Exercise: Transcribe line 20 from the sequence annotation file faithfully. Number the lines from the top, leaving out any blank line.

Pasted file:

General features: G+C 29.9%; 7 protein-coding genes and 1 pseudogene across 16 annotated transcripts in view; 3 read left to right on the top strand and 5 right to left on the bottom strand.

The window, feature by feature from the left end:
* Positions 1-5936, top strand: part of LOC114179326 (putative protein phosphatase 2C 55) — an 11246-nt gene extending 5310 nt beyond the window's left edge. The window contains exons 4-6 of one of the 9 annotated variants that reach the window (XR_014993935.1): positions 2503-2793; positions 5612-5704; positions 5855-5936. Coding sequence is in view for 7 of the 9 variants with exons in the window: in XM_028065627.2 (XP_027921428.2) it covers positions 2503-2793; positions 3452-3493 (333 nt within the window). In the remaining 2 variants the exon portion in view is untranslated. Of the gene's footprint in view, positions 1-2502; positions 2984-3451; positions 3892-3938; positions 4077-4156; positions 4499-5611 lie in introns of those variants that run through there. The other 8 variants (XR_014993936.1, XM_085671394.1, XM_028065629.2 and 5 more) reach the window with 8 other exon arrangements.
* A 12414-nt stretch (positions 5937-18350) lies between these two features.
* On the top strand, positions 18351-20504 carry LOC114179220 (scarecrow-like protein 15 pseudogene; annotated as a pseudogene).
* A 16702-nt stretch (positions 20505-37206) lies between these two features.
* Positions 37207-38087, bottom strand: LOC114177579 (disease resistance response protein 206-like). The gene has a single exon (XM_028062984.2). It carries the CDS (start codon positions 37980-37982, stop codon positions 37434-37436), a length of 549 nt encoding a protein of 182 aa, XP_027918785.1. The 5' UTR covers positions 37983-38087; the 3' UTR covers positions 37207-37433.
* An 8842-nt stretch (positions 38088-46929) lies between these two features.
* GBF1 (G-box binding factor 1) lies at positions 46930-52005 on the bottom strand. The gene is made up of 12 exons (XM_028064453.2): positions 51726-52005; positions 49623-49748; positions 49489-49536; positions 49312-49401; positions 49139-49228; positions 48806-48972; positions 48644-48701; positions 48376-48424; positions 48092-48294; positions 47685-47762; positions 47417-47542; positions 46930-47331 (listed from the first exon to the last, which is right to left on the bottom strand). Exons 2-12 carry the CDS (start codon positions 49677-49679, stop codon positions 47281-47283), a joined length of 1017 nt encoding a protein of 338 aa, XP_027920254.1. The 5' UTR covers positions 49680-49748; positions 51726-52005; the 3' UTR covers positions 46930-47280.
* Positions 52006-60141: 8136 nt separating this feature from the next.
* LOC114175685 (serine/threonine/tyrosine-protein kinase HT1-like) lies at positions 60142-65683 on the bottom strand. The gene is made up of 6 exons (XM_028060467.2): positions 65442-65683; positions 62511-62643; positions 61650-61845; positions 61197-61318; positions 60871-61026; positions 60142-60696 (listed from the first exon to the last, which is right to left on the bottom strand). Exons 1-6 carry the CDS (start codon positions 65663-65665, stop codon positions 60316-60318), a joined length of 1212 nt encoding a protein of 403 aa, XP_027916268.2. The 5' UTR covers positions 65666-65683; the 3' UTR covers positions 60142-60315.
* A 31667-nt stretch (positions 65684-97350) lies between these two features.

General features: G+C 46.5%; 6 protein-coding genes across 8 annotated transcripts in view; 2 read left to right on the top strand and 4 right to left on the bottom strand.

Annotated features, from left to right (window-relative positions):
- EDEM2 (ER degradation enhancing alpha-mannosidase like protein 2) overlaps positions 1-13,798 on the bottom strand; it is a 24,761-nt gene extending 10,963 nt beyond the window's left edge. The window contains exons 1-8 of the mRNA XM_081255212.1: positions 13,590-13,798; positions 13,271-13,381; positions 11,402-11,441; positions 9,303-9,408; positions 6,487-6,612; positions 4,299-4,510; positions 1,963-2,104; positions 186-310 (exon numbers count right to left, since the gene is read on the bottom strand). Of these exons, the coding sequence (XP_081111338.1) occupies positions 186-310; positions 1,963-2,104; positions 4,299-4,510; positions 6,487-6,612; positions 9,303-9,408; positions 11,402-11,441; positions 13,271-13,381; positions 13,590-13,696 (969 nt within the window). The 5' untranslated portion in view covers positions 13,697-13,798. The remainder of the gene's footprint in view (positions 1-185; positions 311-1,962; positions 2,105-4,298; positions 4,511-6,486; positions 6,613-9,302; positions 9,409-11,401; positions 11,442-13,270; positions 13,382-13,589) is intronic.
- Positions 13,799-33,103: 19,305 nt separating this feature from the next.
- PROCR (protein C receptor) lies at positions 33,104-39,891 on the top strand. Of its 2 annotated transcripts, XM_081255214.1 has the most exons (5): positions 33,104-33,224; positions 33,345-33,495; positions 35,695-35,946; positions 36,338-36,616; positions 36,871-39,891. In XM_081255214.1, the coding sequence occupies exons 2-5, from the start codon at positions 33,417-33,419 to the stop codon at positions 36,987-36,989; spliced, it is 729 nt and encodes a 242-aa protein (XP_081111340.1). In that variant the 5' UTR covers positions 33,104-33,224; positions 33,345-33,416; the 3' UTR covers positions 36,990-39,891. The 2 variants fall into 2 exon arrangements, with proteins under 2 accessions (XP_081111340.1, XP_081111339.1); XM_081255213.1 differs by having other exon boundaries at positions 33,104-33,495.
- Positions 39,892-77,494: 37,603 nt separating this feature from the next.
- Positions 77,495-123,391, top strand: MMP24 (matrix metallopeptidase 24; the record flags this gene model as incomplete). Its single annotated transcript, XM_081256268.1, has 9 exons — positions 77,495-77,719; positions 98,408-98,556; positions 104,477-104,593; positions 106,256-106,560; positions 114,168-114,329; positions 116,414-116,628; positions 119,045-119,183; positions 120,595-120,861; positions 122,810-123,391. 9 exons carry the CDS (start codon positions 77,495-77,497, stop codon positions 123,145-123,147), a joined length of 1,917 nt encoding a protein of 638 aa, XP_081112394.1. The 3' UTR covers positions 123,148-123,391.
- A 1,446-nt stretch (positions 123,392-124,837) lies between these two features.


- A 1,446-nt stretch (positions 123,392-124,837) lies between these two features.